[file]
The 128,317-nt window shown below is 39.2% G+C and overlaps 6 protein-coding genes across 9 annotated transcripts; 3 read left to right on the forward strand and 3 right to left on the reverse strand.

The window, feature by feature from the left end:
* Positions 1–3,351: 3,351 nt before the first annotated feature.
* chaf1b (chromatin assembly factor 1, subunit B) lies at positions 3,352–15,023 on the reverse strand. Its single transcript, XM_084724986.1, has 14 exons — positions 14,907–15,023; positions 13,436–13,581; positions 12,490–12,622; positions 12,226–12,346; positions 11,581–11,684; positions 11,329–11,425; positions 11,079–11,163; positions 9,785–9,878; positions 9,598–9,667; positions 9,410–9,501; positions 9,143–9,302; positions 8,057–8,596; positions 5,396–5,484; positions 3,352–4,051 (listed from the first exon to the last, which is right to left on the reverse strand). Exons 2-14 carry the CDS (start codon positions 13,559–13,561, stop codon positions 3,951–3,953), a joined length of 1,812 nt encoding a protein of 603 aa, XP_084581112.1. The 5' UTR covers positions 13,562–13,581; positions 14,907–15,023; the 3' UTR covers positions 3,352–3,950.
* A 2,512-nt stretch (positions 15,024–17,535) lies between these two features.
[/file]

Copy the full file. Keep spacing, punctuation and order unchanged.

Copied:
The 128,317-nt window shown below is 39.2% G+C and overlaps 6 protein-coding genes across 9 annotated transcripts; 3 read left to right on the forward strand and 3 right to left on the reverse strand.

The window, feature by feature from the left end:
* Positions 1–3,351: 3,351 nt before the first annotated feature.
* chaf1b (chromatin assembly factor 1, subunit B) lies at positions 3,352–15,023 on the reverse strand. Its single transcript, XM_084724986.1, has 14 exons — positions 14,907–15,023; positions 13,436–13,581; positions 12,490–12,622; positions 12,226–12,346; positions 11,581–11,684; positions 11,329–11,425; positions 11,079–11,163; positions 9,785–9,878; positions 9,598–9,667; positions 9,410–9,501; positions 9,143–9,302; positions 8,057–8,596; positions 5,396–5,484; positions 3,352–4,051 (listed from the first exon to the last, which is right to left on the reverse strand). Exons 2-14 carry the CDS (start codon positions 13,559–13,561, stop codon positions 3,951–3,953), a joined length of 1,812 nt encoding a protein of 603 aa, XP_084581112.1. The 5' UTR covers positions 13,562–13,581; positions 14,907–15,023; the 3' UTR covers positions 3,352–3,950.
* A 2,512-nt stretch (positions 15,024–17,535) lies between these two features.